The front lit example is ok as it was late afternoon and the light was hazy and low, and it seemed to work well with the pens.

The next set of images explored top down vs bottom up.

I liked the pens top down!
There is a lot of detail at either end of a pen. I think this image would be improved if I had shot it with a smaller aperture and a longer depth of field to capture some of the details lost in the bokeh of this shot.

The rose photographed from the top worked better for me than the next image which was captured from the bottom up. I prefer the top down image of the rose because there is so much detail in the petals that can be seen from this vantage point; whereas, very little of that detail can be seen in the bottom up image. So, maybe depending on the subject matter and identifying its focal interest will help in deciding whether top down or bottom up will generate a more successful image.

I also noted, that I preferred a more open aperture, f2.8 - f4.0 for the rose shot. Larger than f4.0 generated a longer depth of field and too much detail in the background that also turned out to be distracting.

That being said, the little vintage medicine bottle is displayed well in the bottom up image. But it isn't really the subject and may've been a bigger distraction from the subject if a smaller aperture was used and it was in better focus.

What do you think?

The next two examples explored close-up vs distance.

I just found my calligraphy supplies after many years in storage. To my great delight this wonderful vintage fountain pen was in my box of pens. I love it! The detail of the nib is rich. There is even a little heart in it.
The close up captures that detail.

When I move the camera back, and  capture a wider view of the scene,you see the rest of the story.

Thank you Jane and Mariska!  This was a great assignment. 

It's fun to explore different points of view and what gives each their strength and weakness, and to think about what you need to differently to get as much out of a different perspective as you can.

What was the journal entry?

I hope you'll have time to bounce over and check out some of the other participants' blogs!
Have a great rest of your weekend!!

Wednesday, May 15, 2013


We tend to forget that happiness doesn't come as a result of getting something we don't have,
but rather of recognizing and appreciating what we do have.
~Frederick Keonig  

Saturday, May 11, 2013

pure photo: style assignment

Hi! Welcome to We Heart Yarn! 
My name is Gail, aka Neuroknitter. I'm a wife, sister, daughter, friend, and mom to four cats, and work full time in a multiple sclerosis research laboratory.

I've been shooting digitally since starting this blog - almost 8 years now!
I shoot with a Canon 5DMkII (full frame), and my go-to lens is the 100mm macro.
I mostly shoot knitting and fiberarts as still life compositions, but have developed quite a passion for food and nature photography over the years, and will frequently shoot food with my knitting, and my knitting out in the wild! Recently, I've been expoloring landscape, candid portraits, and night photography.

I'm not very active on Pinterest, so creating a style board proved challenging. I have very few boards and the one most populated was the food board, so I thought I would use that to inspire and define my style for this assignment.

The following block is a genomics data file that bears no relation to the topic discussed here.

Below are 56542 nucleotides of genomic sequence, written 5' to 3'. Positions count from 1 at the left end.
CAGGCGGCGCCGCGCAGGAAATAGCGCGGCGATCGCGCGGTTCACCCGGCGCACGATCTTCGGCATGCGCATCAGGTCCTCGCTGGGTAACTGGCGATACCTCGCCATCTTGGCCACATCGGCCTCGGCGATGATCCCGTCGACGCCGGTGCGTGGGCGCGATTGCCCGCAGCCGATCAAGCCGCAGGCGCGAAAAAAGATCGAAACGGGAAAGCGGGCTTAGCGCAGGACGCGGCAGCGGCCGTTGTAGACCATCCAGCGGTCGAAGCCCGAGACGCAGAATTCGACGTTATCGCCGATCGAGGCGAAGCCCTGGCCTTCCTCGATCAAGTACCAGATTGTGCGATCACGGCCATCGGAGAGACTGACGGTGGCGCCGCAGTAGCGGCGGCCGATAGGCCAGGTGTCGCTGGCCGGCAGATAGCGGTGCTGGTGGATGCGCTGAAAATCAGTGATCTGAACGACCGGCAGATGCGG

For this assignment, I'm photographing a finished pair of socks and the remaining yarn from the skein. I wanted to purposely prop my images with items I would use for food, so I used a ceramic bowl, mug, and cookie sheets. The "napkins" are hand-dyed wool squares that I recently acquired.

Thank you, Britt! This was a great assignment. It made me stop and think about style and mood and what I was wanting to accomplish with my imagery. I'm planning to start a formal style/mood board and will keep adding to it over time.

Thank you Jane, for hosting such a great workshop!
I'm looking forward to viewing each of your assignments over the weekend! :)

p.s. for the knitterly crowd, 
this is the  monkey sock pattern by Cookie A in an STR mill end 

Friday, May 10, 2013


And we're back!
The sheep and wool festival was a blast!
The weather was perfect for the show,
and exploring the neighborhoods and cafes around town.

I have over 2000 images to sort through!
Somebody's shutter finger is pooped-out!

I'll be back with some pics of the show and Baltimore as soon as I can
get myself all caught up!

I hope you have a great weekend!!
If you're a mom to two legged (or four legged!!) kids - 
Happy Mother's Day!! xoxo
The real voyage of discovery consists not in seeking new landscapes
but in having new eyes.
~Marcel Proust  

Wednesday, May 01, 2013

and we're off

No more sleeps!
I'll probably be winging my way to Baltimore
for the Maryland Sheep and Wool Festival as you read this!!

Yippy skippy!! Party!!
What do we have planned you ask?

A little night photography around the Inner Harbor in Baltimore. 
It'll be a far different view from the St. John's bridge pictured above!

And I bet there might be a little hike up to the Rawlings Conservatory.

And I'm pretty darn sure there will be a lot of laughter, coffee, more laughter, 
sweet treats, tons of giggles, knitting, and endless chatter and catching up
with my sister of different mothers, Linda (who is still blogless if you can believe that)!!

I'll see you on the flip side!!
I hope your coming week and weekend will be as filled with 
good times and laughter as mine is sure to be!! xoxo

Friendship is born at that moment when one person says to another,
'What! You too? 
I thought I was the only one.
~C.S. Lewis